O`DONNELL: Coming up, our two explosives -- the editorial page editor
of "The New Hampshire Union Leader" who just finished interviewing Herman
Cain. Then, the woman who had a 13-year relationship with Cain, Ginger
White, will give us her reaction to Herman Cain`s interview today in New


O`DONNELL: Herman Cain met with the editors of "The New Hampshire
Union Leader" this afternoon in his first non-FOX News interview since
Ginger White revealed their 13-year friendship which Mr. Cain now fully
acknowledges, but he continued to deny today in New Hampshire he had an
affair with Ginger White.

Cain told the editors his wife Gloria did not know about the
friendship until White went public, and he talked about roughly 70 text
messages sent between White and him.


CAIN: She didn`t know we were friends.



UNIDENTIFIED MALE: Until she came out.

CAIN: Until she came out with this story.


O`DONNELL: Joining me now in a LAST WORD exclusive, Drew Cline,
editorial page editor of "The New Hampshire Union Leader."

Drew, I just have to ask you right off the bat, anybody in that room
believe Herman Cain?


going to withhold judgment on that and let the viewers decide for
themselves when they see the video. But --

O`DONNELL: Thank you for your laughter. I think that helps us as
much as anything else you could have said.

How did -- why did he do this? Doesn`t he know that you`ve already
endorsed Newt Gingrich and he`s running at, like, single digits in New
Hampshire with no chance?

CLINE: You`d have to ask him why he agreed to do this. I think he`s
reassessing his campaign. He said he was reassessing whether he would go
to a small-state-only strategy or continue with a small-state national
strategy. So, perhaps this was a chance for him to clear things up in
front of New Hampshire voters.

O`DONNELL: And in what I`ve just seen of the interview, you actually
asked him how much money changed hands over the years.

CLINE: Right.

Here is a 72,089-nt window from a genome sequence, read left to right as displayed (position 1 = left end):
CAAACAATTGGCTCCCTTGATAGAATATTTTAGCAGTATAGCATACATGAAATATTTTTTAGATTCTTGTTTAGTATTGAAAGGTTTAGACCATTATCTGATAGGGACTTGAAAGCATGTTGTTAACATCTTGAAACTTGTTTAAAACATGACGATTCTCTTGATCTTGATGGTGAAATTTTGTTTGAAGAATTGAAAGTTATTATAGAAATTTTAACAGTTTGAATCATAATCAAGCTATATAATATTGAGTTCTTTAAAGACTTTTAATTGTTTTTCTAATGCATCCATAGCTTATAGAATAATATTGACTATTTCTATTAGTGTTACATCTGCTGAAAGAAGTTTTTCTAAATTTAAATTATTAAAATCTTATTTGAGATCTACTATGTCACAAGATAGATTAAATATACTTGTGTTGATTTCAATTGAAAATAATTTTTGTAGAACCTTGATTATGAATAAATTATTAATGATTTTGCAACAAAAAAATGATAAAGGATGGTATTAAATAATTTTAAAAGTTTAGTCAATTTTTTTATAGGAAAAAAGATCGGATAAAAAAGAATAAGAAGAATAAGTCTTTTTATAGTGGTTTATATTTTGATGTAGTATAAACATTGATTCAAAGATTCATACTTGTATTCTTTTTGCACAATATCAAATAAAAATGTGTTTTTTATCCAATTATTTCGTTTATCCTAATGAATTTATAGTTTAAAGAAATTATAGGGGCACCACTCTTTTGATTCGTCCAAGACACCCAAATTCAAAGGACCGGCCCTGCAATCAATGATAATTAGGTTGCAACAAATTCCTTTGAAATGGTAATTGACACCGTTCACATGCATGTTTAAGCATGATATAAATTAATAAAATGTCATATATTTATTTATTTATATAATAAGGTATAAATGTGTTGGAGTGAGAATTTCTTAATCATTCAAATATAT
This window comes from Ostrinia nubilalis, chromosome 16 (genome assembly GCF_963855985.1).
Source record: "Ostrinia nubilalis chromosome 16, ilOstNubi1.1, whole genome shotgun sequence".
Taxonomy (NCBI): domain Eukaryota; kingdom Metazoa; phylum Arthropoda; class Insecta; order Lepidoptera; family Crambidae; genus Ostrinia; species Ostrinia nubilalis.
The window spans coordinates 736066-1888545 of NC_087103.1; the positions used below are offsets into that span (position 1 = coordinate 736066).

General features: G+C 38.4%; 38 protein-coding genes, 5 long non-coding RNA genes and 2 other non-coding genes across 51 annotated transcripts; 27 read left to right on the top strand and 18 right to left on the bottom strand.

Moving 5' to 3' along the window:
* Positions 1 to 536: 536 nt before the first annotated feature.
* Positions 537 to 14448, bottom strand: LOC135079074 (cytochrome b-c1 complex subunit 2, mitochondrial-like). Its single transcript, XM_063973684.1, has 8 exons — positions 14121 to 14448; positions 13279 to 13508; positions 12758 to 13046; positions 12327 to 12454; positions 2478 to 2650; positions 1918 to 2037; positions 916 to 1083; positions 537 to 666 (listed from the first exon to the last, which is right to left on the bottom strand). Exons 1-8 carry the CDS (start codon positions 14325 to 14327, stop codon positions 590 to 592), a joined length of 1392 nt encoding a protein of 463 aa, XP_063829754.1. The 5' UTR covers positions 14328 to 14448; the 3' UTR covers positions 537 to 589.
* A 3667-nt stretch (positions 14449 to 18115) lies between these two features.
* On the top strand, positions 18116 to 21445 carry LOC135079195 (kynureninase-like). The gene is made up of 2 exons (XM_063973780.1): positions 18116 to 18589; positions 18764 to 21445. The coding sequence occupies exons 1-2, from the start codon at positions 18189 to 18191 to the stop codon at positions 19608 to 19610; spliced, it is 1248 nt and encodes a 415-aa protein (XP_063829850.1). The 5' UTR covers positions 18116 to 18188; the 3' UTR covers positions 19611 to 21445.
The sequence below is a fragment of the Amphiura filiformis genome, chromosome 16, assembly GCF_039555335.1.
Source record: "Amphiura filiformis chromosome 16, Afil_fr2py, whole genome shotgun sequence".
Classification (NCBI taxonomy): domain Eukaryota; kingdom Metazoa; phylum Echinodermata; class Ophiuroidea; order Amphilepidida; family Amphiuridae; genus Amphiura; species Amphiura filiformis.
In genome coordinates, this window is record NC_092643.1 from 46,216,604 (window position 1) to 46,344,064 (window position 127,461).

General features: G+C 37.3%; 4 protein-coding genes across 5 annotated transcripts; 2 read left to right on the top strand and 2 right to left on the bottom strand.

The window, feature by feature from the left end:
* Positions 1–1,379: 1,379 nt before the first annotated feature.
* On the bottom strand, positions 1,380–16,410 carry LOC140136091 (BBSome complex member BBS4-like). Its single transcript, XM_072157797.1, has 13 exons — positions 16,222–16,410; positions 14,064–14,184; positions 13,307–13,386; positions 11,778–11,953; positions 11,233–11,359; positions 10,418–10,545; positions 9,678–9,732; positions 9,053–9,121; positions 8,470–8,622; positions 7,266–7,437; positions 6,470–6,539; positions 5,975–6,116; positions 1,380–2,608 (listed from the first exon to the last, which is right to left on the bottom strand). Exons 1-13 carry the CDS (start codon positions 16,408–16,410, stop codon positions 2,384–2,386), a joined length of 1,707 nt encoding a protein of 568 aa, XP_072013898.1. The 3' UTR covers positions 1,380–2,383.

O`DONNELL: And he said that he wouldn`t answer it on the advice of
counsel. Was his lawyer in the room with him?

CLINE: No, his lawyer wasn`t in the room.

O`DONNELL: Have you ever had at an editorial board meeting with the
presidential candidate, have you ever had one say, I cannot answer that
question on the advice of my criminal lawyer?

CLINE: I don`t think so. That would be a first for me.

But what was also interesting is that I asked him, did your wife know
you were giving this woman money? And he said no. Not only did she not
know that he was giving money to this woman, but she never knew the woman
existed. And I think that was a very interesting revelation.

He said he had a 13-year relationship with Ginger White, never told
his wife once that this person existed. This person was a friend of his,
and he was giving her money. Such an amount of money that his lawyer has
advised him not to disclose what it was, and he never once had a
conversation with his wife about it.

O`DONNELL: His wife now seems fully empowered in terms of what
happens next in his campaign. Did he tell you that it was up to her
essentially if he goes forward?

CLINE: He had an interesting way of putting it. He said -- we asked
him about that. He said, "My wife would not ask me to quit the campaign.
It`s something she just wouldn`t do. But if I judged that it was in her
best interests for me to quit, then I would do that."

O`DONNELL: And before any of these troubles, he was polling at 4